Market Recon Friday

Good Morning,
                        Last day of the week, my good, and tired colleagues.  Took one in the teeth yesterday ??  Of course you did  That’s why we diversify when we allocate, right?  Well, we are at one of those points where we have to make an allocation decision.  Discipline is the key to victory, and sticking to a laid out plan one of the keys to discipline, but this one is not so easy. If you are a regular reader, then you are well aware that our physical gold allocation currently stands at 7.5% of the model portfolio, and it has ever since we took it there from 5%.  The yellow stuff was still below $1100 when we did that in late December.  In the late March re-allocation we made the stipulation that if Gold hit $1275 with momentum that we would add 2.5% to that allocation, making it 10%, and withdraw that portion from cash, dropping that number to 25%.  This price action is an obvious reaction to sudden dollar weakness via the Bank of Japan.
                      I am thinking of slowing down my trigger pull response to Gold hitting this level, and watching today’s action.  We got here far quicker than I imagined, and in normal markets, gold prices have struggled at this time of year.  For the last four years in a row, gold has come in during the second quarter.  While I really have little doubt about Gold’s long term value as a currency in the next global  monetary system, it’s value in the short term as a commodity may be difficult to determine, and I am going to drag my feet a little.  A better point of entry, or point of addition might be possible at a time other than this morning.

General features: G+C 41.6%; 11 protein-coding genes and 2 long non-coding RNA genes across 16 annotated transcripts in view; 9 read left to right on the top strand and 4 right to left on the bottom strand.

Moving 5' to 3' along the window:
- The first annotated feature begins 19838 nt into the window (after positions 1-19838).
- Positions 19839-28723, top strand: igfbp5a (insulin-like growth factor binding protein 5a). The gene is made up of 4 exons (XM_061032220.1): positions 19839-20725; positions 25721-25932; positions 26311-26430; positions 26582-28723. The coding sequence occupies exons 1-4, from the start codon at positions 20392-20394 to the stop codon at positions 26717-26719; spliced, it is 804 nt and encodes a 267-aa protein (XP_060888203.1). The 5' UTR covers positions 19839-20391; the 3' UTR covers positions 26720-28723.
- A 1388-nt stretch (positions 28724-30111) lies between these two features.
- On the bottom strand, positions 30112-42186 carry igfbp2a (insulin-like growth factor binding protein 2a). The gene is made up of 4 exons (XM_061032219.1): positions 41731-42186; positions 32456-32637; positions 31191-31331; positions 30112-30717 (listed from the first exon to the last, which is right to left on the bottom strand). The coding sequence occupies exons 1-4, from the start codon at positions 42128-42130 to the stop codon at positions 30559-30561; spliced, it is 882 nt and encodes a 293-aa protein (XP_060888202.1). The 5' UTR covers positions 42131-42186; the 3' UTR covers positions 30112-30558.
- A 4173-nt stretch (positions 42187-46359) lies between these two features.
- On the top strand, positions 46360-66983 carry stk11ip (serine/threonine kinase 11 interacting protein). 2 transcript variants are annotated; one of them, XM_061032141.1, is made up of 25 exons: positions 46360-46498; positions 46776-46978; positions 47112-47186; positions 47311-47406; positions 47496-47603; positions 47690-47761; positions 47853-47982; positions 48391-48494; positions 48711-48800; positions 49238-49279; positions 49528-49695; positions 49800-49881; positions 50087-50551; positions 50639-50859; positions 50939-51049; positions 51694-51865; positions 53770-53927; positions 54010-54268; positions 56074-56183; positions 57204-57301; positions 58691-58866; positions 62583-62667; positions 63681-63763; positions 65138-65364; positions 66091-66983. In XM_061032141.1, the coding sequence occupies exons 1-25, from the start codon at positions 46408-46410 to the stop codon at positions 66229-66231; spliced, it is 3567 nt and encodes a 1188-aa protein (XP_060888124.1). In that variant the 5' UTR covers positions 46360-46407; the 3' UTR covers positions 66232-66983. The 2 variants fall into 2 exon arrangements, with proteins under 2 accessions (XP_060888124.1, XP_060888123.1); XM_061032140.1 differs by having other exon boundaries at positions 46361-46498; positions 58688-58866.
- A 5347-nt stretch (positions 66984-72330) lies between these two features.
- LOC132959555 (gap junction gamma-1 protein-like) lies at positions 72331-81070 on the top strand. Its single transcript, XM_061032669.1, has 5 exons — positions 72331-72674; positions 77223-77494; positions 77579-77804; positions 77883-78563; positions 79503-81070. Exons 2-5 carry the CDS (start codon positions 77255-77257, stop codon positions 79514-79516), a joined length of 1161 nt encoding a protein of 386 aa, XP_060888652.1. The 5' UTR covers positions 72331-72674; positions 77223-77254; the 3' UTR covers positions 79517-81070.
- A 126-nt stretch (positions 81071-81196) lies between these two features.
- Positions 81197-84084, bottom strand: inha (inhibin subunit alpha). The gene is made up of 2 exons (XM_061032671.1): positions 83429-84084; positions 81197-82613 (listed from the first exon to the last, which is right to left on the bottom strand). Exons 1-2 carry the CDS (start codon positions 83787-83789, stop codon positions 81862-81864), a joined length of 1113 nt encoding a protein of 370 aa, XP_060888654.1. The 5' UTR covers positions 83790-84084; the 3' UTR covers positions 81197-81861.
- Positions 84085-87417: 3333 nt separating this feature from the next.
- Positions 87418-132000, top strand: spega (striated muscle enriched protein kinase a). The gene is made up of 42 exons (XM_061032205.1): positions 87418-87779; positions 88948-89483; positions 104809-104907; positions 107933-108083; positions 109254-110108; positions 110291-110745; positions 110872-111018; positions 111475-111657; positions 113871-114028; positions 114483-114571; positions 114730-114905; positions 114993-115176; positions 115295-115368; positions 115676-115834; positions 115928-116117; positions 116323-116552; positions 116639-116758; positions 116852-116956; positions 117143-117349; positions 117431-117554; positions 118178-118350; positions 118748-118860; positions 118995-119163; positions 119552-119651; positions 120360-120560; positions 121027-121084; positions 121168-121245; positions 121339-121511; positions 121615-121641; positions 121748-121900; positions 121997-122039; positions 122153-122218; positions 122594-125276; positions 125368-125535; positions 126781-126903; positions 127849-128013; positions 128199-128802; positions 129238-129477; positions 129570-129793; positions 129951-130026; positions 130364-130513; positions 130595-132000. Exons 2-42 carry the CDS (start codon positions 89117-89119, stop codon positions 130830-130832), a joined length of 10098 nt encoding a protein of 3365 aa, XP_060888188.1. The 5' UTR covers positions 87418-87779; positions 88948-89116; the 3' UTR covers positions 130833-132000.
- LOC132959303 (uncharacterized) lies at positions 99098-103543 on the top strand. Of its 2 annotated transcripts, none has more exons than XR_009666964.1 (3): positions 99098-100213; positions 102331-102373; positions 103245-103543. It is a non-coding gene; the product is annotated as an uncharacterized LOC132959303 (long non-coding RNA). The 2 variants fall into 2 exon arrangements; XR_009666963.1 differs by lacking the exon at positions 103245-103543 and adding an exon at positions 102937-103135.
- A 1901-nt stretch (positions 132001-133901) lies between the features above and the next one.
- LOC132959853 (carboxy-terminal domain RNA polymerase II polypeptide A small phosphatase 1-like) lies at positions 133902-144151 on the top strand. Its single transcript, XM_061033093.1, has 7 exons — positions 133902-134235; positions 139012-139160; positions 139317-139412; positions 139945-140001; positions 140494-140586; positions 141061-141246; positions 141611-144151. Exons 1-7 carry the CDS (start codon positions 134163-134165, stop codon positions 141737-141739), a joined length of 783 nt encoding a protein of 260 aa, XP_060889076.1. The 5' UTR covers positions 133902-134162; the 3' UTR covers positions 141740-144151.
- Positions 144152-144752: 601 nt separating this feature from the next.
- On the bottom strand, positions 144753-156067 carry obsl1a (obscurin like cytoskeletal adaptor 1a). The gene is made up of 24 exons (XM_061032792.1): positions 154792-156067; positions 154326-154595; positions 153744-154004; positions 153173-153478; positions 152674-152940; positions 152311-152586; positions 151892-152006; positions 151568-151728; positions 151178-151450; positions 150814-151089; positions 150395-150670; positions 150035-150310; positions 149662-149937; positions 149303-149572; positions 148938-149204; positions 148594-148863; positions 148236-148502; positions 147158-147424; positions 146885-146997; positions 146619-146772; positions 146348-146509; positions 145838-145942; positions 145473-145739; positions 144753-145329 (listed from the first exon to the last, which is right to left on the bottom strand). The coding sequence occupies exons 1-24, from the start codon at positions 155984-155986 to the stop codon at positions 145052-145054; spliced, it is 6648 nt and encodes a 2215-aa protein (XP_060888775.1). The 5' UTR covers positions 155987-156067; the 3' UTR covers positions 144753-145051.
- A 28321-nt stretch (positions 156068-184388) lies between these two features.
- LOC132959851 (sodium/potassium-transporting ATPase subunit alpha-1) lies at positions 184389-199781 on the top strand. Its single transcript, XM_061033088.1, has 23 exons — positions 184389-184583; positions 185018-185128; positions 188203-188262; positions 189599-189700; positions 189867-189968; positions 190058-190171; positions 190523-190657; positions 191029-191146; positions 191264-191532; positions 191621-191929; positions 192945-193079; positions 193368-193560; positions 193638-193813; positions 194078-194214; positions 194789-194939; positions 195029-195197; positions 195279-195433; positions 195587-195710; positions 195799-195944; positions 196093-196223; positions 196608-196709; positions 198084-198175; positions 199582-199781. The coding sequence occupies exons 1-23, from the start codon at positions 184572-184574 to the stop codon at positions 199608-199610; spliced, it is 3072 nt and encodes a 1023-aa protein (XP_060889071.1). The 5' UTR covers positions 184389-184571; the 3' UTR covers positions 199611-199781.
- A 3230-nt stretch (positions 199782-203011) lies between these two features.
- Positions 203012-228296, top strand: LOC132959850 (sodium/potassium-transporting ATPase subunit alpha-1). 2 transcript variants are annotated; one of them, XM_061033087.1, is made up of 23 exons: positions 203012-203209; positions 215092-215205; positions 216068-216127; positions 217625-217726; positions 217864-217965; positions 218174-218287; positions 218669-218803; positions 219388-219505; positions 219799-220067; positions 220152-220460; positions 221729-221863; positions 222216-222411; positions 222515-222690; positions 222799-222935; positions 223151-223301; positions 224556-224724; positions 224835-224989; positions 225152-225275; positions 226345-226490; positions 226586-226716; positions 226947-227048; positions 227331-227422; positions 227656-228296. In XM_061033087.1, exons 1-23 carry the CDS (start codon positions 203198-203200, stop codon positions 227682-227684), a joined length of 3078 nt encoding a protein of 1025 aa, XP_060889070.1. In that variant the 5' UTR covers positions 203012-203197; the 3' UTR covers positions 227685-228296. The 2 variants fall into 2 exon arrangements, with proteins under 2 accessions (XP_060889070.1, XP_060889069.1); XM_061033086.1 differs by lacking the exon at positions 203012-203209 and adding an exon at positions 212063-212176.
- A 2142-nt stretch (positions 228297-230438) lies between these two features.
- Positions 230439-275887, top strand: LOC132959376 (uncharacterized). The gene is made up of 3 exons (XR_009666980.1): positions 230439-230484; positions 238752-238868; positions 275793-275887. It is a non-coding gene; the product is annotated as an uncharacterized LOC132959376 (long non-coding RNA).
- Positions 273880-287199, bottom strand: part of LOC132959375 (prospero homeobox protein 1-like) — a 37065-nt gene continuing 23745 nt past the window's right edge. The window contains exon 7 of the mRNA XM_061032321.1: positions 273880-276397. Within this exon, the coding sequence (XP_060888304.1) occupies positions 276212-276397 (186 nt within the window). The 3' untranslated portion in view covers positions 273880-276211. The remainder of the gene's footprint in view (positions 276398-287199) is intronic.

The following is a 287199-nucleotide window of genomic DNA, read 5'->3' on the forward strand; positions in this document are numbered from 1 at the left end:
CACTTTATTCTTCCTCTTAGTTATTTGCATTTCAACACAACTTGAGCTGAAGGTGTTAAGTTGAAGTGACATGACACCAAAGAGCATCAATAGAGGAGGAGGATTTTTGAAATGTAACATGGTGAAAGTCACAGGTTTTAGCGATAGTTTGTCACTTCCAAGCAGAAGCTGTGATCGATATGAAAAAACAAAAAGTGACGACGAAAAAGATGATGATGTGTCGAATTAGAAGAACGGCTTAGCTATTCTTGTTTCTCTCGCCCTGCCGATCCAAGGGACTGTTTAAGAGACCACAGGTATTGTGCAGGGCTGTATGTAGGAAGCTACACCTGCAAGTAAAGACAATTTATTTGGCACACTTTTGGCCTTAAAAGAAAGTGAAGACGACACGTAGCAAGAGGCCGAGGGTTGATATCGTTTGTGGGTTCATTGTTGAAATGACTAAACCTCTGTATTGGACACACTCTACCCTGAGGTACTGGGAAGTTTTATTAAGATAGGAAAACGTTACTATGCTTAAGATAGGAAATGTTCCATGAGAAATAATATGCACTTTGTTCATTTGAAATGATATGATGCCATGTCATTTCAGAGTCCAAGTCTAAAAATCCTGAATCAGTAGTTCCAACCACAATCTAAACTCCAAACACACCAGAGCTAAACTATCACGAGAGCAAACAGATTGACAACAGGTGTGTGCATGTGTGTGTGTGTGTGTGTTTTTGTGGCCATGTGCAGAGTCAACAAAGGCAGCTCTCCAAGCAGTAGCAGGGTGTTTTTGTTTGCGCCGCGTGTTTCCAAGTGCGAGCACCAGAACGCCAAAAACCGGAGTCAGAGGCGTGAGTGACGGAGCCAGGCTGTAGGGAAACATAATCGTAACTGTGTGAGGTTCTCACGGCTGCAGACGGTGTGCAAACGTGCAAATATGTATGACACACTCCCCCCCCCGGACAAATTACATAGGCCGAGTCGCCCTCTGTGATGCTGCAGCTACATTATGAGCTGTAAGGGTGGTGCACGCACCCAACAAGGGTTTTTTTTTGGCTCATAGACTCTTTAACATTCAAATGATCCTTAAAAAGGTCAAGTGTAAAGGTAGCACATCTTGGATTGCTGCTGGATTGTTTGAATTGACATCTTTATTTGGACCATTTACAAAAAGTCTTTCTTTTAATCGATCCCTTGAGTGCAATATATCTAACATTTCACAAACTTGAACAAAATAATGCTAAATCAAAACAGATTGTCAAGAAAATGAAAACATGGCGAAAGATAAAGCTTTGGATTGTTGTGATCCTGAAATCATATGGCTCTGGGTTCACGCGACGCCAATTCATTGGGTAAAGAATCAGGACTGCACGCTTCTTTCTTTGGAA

Ok, now dig in, gang.  Six and a half hours of everything you’ve got.  I ask for no more, but I also demand no less.  YOU demand no less.  The temptation to coast is there.  You all can see that finish line.  Maybe children depend on you, maybe it’s just for pride.  Maybe you can make a few extra bucks, and give some to someone less talented, but with still… very human needs.  Love each other.  When the guy next to you goofs off, be the example.  No go.  Everything for a thought out reason.  Friday.
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Spin the Wheel
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08:30 ET
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PCE Price Index (March):  Honestly, what is more important in the macro landscape at this point than is this single data-point as far as monetary policy goes ??  There are many factors that go into policy decisions, but inflation is the single item that could force the committee to either act, or not, even if it were against their will.  Now that energy prices have rebounded, the headline number is expected to move back into positive territory on a month over month basis.  That’s nice, but no sentient being watches the headline print for this one anyway.  It’s the core rate that printed at 0.1% m/m, and 1.7% y/y for February.  If the CPI is any indicator, core consumer level inflation did cool some for March, though in the case of the CPI that number cooled from a well above target y/y print of 2.3% to a still above target 2.2% y/y print.  This year over year number will be your impact number of the day.